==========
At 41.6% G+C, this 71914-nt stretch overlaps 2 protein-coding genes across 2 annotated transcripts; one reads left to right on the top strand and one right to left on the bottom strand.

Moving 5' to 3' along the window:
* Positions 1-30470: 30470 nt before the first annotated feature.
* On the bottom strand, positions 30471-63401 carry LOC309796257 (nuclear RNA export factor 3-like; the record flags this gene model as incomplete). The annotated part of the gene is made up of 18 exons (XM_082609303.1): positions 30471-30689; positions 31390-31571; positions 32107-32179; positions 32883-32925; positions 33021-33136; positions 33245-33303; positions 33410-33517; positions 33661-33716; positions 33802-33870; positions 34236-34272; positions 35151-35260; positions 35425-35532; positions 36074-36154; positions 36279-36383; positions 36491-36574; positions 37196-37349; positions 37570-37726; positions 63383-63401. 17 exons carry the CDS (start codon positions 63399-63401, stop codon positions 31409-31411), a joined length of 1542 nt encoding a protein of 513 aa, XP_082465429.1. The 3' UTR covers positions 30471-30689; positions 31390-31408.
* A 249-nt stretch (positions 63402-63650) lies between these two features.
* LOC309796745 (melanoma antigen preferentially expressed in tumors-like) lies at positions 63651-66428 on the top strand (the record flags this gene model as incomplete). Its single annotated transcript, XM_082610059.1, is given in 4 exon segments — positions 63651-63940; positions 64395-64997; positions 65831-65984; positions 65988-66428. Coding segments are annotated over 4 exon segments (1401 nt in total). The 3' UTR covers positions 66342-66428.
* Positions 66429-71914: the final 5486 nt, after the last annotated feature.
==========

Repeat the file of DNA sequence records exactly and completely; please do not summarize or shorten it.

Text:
At 41.6% G+C, this 71914-nt stretch overlaps 2 protein-coding genes across 2 annotated transcripts; one reads left to right on the top strand and one right to left on the bottom strand.

Moving 5' to 3' along the window:
* Positions 1-30470: 30470 nt before the first annotated feature.
* On the bottom strand, positions 30471-63401 carry LOC309796257 (nuclear RNA export factor 3-like; the record flags this gene model as incomplete). The annotated part of the gene is made up of 18 exons (XM_082609303.1): positions 30471-30689; positions 31390-31571; positions 32107-32179; positions 32883-32925; positions 33021-33136; positions 33245-33303; positions 33410-33517; positions 33661-33716; positions 33802-33870; positions 34236-34272; positions 35151-35260; positions 35425-35532; positions 36074-36154; positions 36279-36383; positions 36491-36574; positions 37196-37349; positions 37570-37726; positions 63383-63401. 17 exons carry the CDS (start codon positions 63399-63401, stop codon positions 31409-31411), a joined length of 1542 nt encoding a protein of 513 aa, XP_082465429.1. The 3' UTR covers positions 30471-30689; positions 31390-31408.
* A 249-nt stretch (positions 63402-63650) lies between these two features.
* LOC309796745 (melanoma antigen preferentially expressed in tumors-like) lies at positions 63651-66428 on the top strand (the record flags this gene model as incomplete). Its single annotated transcript, XM_082610059.1, is given in 4 exon segments — positions 63651-63940; positions 64395-64997; positions 65831-65984; positions 65988-66428. Coding segments are annotated over 4 exon segments (1401 nt in total). The 3' UTR covers positions 66342-66428.
* Positions 66429-71914: the final 5486 nt, after the last annotated feature.